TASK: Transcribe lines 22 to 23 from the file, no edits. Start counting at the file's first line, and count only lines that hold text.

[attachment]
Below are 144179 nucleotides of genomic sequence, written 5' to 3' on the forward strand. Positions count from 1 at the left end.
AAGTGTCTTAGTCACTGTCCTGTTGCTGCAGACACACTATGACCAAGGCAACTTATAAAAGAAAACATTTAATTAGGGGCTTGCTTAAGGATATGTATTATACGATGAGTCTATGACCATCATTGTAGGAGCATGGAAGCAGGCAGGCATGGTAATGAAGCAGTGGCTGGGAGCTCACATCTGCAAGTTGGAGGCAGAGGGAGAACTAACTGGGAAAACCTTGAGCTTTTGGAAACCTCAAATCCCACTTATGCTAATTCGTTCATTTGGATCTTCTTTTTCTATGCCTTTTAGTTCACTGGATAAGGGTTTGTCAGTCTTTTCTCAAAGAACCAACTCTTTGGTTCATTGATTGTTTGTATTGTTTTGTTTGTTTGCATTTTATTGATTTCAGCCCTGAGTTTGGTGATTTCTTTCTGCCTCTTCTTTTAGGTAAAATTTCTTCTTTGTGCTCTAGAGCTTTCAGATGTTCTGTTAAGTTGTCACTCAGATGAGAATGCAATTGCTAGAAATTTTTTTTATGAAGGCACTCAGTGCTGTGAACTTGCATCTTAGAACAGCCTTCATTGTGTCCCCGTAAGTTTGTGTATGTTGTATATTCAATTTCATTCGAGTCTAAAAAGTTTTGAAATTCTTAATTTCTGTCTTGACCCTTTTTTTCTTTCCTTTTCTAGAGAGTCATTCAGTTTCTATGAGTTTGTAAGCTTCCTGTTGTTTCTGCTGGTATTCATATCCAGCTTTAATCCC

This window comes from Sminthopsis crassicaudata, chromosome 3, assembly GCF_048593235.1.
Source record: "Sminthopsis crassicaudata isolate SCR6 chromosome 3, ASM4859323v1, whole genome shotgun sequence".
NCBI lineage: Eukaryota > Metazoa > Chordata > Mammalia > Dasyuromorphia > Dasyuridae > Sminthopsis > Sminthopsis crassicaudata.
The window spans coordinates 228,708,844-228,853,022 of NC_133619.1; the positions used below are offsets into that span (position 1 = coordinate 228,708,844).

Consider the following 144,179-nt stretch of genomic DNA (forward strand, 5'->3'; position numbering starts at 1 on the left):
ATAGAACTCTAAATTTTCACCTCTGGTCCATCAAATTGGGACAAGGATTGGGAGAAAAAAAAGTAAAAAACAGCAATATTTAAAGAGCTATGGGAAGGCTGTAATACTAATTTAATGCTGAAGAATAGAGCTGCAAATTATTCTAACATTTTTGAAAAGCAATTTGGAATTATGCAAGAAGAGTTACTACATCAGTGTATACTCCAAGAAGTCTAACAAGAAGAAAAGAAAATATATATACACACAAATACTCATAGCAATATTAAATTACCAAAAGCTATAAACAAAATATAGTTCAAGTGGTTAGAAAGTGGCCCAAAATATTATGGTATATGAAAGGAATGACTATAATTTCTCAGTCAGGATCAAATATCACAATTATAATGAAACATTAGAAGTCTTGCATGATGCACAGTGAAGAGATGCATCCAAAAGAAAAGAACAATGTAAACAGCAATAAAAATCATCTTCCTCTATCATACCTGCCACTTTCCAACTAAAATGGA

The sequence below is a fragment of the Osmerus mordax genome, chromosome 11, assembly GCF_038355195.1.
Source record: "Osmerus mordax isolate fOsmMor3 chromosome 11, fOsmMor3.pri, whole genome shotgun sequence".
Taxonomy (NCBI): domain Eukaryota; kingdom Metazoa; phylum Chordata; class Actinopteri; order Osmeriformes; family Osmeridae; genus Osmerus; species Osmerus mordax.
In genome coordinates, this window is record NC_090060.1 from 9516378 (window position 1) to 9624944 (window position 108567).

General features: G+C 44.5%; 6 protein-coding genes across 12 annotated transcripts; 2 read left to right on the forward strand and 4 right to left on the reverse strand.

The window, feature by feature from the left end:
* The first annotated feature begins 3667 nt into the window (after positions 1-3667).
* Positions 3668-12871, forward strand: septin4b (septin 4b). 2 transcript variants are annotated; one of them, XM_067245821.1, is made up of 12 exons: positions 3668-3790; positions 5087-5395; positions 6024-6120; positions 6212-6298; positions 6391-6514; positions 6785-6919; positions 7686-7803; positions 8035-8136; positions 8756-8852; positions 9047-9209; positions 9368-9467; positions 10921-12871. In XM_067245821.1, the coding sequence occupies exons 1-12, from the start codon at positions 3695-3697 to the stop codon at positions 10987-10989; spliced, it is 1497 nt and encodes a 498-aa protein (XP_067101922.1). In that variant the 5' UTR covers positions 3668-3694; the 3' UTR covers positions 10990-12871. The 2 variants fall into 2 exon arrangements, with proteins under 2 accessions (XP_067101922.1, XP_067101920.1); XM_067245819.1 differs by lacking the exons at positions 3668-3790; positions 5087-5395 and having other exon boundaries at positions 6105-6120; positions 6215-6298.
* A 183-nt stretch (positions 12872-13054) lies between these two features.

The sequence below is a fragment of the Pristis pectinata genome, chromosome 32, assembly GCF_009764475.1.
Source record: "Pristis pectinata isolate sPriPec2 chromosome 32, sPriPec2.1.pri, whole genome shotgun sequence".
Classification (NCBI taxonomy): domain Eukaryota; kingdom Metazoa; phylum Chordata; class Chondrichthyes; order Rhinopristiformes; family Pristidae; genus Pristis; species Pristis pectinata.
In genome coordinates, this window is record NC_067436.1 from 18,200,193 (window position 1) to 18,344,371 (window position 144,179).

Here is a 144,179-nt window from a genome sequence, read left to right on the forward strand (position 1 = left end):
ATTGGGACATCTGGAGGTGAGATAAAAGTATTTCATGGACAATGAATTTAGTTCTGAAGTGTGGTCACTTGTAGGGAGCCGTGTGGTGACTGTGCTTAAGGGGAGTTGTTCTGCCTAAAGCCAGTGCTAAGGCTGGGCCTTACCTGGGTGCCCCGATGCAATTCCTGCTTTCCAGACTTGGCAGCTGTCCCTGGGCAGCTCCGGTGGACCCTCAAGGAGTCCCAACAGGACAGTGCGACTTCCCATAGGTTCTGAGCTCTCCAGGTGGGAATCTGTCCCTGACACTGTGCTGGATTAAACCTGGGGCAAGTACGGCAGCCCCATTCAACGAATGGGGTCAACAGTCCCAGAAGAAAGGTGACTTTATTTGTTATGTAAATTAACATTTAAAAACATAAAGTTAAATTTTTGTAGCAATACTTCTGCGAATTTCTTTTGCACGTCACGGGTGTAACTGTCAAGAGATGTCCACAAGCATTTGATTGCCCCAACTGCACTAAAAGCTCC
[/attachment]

Here is a 144,179-nt window from a genome sequence, read left to right on the forward strand (position 1 = left end):
ATTGGGACATCTGGAGGTGAGATAAAAGTATTTCATGGACAATGAATTTAGTTCTGAAGTGTGGTCACTTGTAGGGAGCCGTGTGGTGACTGTGCTTAAGGGGAGTTGTTCTGCCTAAAGCCAGTGCTAAGGCTGGGCCTTACCTGGGTGCCCCGATGCAATTCCTGCTTTCCAGACTTGGCAGCTGTCCCTGGGCAGCTCCGGTGGACCCTCAAGGAGTCCCAACAGGACAGTGCGACTTCCCATAGGTTCTGAGCTCTCCAGGTGGGAATCTGTCCCTGACACTGTGCTGGATTAAACCTGGGGCAAGTACGGCAGCCCCATTCAACGAATGGGGTCAACAGTCCCAGAAGAAAGGTGACTTTATTTGTTATGTAAATTAACATTTAAAAACATAAAGTTAAATTTTTGTAGCAATACTTCTGCGAATTTCTTTTGCACGTCACGGGTGTAACTGTCAAGAGATGTCCACAAGCATTTGATTGCCCCAACTGCACTAAAAGCTCC